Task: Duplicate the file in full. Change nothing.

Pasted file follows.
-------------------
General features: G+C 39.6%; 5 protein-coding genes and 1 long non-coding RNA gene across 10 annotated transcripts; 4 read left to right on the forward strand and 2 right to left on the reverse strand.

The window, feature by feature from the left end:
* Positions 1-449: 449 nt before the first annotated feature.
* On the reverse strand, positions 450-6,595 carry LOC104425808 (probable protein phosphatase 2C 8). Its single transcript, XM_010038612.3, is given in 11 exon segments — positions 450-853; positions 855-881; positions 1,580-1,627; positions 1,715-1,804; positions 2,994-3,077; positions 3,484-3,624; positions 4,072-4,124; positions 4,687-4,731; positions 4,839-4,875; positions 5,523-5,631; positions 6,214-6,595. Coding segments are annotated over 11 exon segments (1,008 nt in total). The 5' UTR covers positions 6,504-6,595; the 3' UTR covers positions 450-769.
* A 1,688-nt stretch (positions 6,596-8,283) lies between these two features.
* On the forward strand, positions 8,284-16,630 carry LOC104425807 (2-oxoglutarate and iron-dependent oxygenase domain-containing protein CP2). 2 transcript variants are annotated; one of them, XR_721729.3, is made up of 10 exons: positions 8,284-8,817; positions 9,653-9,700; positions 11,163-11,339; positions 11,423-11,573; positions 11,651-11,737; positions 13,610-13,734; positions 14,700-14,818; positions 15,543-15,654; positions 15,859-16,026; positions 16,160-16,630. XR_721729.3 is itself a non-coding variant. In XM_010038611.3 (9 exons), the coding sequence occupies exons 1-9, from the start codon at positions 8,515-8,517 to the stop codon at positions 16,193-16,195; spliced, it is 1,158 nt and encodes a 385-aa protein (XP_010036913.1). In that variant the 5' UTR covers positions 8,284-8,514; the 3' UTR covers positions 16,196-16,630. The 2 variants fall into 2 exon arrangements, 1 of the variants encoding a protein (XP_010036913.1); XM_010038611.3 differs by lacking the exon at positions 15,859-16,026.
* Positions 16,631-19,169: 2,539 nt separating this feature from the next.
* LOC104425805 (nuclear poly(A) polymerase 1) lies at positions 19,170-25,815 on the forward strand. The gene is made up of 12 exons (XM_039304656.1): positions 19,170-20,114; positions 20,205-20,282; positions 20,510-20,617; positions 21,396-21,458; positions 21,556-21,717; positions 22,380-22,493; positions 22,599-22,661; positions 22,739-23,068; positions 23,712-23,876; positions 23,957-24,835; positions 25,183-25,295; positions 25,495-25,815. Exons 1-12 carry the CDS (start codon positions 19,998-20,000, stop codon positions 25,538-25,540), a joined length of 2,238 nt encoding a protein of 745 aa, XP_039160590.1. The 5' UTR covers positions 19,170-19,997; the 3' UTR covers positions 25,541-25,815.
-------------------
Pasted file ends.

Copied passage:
General features: G+C 39.6%; 5 protein-coding genes and 1 long non-coding RNA gene across 10 annotated transcripts; 4 read left to right on the forward strand and 2 right to left on the reverse strand.

The window, feature by feature from the left end:
* Positions 1-449: 449 nt before the first annotated feature.
* On the reverse strand, positions 450-6,595 carry LOC104425808 (probable protein phosphatase 2C 8). Its single transcript, XM_010038612.3, is given in 11 exon segments — positions 450-853; positions 855-881; positions 1,580-1,627; positions 1,715-1,804; positions 2,994-3,077; positions 3,484-3,624; positions 4,072-4,124; positions 4,687-4,731; positions 4,839-4,875; positions 5,523-5,631; positions 6,214-6,595. Coding segments are annotated over 11 exon segments (1,008 nt in total). The 5' UTR covers positions 6,504-6,595; the 3' UTR covers positions 450-769.
* A 1,688-nt stretch (positions 6,596-8,283) lies between these two features.
* On the forward strand, positions 8,284-16,630 carry LOC104425807 (2-oxoglutarate and iron-dependent oxygenase domain-containing protein CP2). 2 transcript variants are annotated; one of them, XR_721729.3, is made up of 10 exons: positions 8,284-8,817; positions 9,653-9,700; positions 11,163-11,339; positions 11,423-11,573; positions 11,651-11,737; positions 13,610-13,734; positions 14,700-14,818; positions 15,543-15,654; positions 15,859-16,026; positions 16,160-16,630. XR_721729.3 is itself a non-coding variant. In XM_010038611.3 (9 exons), the coding sequence occupies exons 1-9, from the start codon at positions 8,515-8,517 to the stop codon at positions 16,193-16,195; spliced, it is 1,158 nt and encodes a 385-aa protein (XP_010036913.1). In that variant the 5' UTR covers positions 8,284-8,514; the 3' UTR covers positions 16,196-16,630. The 2 variants fall into 2 exon arrangements, 1 of the variants encoding a protein (XP_010036913.1); XM_010038611.3 differs by lacking the exon at positions 15,859-16,026.
* Positions 16,631-19,169: 2,539 nt separating this feature from the next.
* LOC104425805 (nuclear poly(A) polymerase 1) lies at positions 19,170-25,815 on the forward strand. The gene is made up of 12 exons (XM_039304656.1): positions 19,170-20,114; positions 20,205-20,282; positions 20,510-20,617; positions 21,396-21,458; positions 21,556-21,717; positions 22,380-22,493; positions 22,599-22,661; positions 22,739-23,068; positions 23,712-23,876; positions 23,957-24,835; positions 25,183-25,295; positions 25,495-25,815. Exons 1-12 carry the CDS (start codon positions 19,998-20,000, stop codon positions 25,538-25,540), a joined length of 2,238 nt encoding a protein of 745 aa, XP_039160590.1. The 5' UTR covers positions 19,170-19,997; the 3' UTR covers positions 25,541-25,815.